6.9/10
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The Gentleman from America 

Rich American Howard Lattimer visits London, and bets 1000 pounds that he can spend the night in a room that is said to be haunted.

Director:

Robert Stevens

Writers:

Francis M. Cockrell (teleplay) (as Francis Cockrell), Michael Arlen (story)
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Cast

Episode complete credited cast:
Alfred Hitchcock ... Himself - Host
Biff McGuire ... Howard Latimer
Ralph Clanton Ralph Clanton ... Sir Stephen Hurstwood
John Irving John Irving ... Derek
Eric Snowden Eric Snowden ... Hanson (as Eric Snowdon)
Geoffrey Steele Geoffrey Steele ... Man
John Alderson John Alderson ... Attendant
John Dodsworth John Dodsworth ... Calender
Sonia Torgeson Sonia Torgeson ... Geraldine
Jan Chaney Jan Chaney ... Julia
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Storyline

In 1940, a rich American named Latimer is visiting a club in England. Sir Stephen, a gambler deep in debt, befriends Latimer in the hope of winning some money from him. With the help of his friend Derek, Sir Stephen tells Latimer about a ghost that supposedly haunts a manor home that Sir Stephen owns. The ghost is supposed to appear and threaten anyone who tries to spend the night in a certain room of the house. Latimer agrees to bet 1000 pounds that he can make it through the night, and they agree on the terms. Latimer suspects that the two Englishmen plan some sort of trick, and he prepares himself accordingly. Written by Snow Leopard

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Details

Country:

USA

Language:

English

Release Date:

29 April 1956 (USA) See more »

Company Credits

Production Co:

Shamley Productions See more »
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Technical Specs

Sound Mix:

Mono (RCA Sound Recording)

Aspect Ratio:

1.33 : 1
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Did You Know?

Goofs

Hurstwood hands a gun to Latimer and tells him, "You have seven shots, in all." However, Latimer fires the gun nine times - once into the fireplace and eight more times when he's alone in the room. See more »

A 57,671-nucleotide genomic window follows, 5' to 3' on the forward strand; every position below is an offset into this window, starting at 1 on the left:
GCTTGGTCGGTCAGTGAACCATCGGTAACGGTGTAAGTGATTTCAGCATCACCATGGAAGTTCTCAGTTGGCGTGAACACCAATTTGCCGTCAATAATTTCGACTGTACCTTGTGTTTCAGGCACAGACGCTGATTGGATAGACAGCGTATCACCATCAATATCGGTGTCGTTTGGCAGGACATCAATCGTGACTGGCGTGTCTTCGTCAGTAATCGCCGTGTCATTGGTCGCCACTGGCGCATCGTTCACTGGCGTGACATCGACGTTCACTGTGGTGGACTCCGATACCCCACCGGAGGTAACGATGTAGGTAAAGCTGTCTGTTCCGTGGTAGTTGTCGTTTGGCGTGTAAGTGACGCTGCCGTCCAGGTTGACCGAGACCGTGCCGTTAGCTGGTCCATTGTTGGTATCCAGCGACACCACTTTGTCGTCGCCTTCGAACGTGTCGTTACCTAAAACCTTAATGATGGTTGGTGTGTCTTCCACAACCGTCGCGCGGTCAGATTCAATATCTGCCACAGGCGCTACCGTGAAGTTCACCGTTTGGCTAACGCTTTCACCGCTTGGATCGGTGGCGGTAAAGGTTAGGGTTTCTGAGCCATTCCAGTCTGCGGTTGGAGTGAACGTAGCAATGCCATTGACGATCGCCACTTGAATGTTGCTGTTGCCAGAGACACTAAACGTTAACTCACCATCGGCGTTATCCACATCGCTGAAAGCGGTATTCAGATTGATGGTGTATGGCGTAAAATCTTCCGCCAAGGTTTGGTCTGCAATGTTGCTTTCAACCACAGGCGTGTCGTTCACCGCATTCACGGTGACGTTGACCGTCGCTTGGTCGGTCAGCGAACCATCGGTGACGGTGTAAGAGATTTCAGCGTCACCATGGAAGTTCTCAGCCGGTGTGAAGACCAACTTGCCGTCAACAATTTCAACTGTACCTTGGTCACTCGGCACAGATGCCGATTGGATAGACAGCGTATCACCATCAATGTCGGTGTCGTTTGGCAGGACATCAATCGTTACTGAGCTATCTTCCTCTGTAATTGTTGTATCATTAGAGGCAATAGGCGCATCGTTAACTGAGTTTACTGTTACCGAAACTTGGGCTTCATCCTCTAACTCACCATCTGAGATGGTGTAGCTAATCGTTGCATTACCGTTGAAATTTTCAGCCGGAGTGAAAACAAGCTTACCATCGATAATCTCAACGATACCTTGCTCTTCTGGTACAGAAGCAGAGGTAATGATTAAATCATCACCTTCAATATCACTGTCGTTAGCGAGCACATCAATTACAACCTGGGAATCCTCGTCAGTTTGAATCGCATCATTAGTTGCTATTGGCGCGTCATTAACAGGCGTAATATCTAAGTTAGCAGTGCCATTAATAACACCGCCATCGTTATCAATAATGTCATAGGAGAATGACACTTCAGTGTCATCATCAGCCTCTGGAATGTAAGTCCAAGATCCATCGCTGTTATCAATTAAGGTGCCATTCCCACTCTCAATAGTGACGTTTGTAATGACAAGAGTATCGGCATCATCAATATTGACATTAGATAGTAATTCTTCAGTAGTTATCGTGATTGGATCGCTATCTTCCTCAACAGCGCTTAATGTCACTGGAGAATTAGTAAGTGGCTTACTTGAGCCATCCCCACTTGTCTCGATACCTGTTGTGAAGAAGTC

Quotes

[first lines]
Himself - Host: Good evening. Do you believe in ghosts? Of course not. I knew you didn't. Noise is the mortal enemy of good motion picture making and television broadcasting. That is why I hired this particular house. It is deathly quiet-
[people start screaming off screen]
Himself - Host: Most of the time. And its reputation for being haunted keeps away the curious. The shifting of scenery also seems to be better here. The human element has been removed. So, if you would just lean back and relax, I'll tell you a ...
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User Reviews

bad choice
5 November 2009 | by RResendeSee all my reviews

This is not one of the examples of the series. In fact, the failure of this episode probably highlights how thin is, in this kind of story, the difference between a pleasant awkward episode, and just a cheesy goofy nonsense.

What i do notice as a dominant fact to much of the episodes is that we are always allowed to define the degree of human manipulation or super natural unexplained events that take place (or that is revealed to us). So, in this case, we suspect the American is being manipulated, but we also wonder whether we are being manipulated as well. The plot is predictable, but it leaves some shadows, which might be enough for us to wonder enough to feel in doubt. Is there a real ghost? Would the manipulators fall in their own trap and be caught in the middle of something they didn't understand? Would the American over top his deceivers and come out with something more clever? Well, apparently they chose the dullest solution. The American does exactly what is intended by the money chasers, everything is according to the book (not the one he reads, i wish it was according to that). We have a minor twist, of finding out what happened to the American after the night in the mansion, but instead of fun irony, they moralize. Bad choice, to me.

So it fails in the plot, and to me it fails in the building of the tension in the ghost house. That has to do with direction, but also probably due to the ghost itself, which is laughable by today's production standards, so it is badly dated.

My opinion: 1/5

http://www.7eyes.wordpress.com


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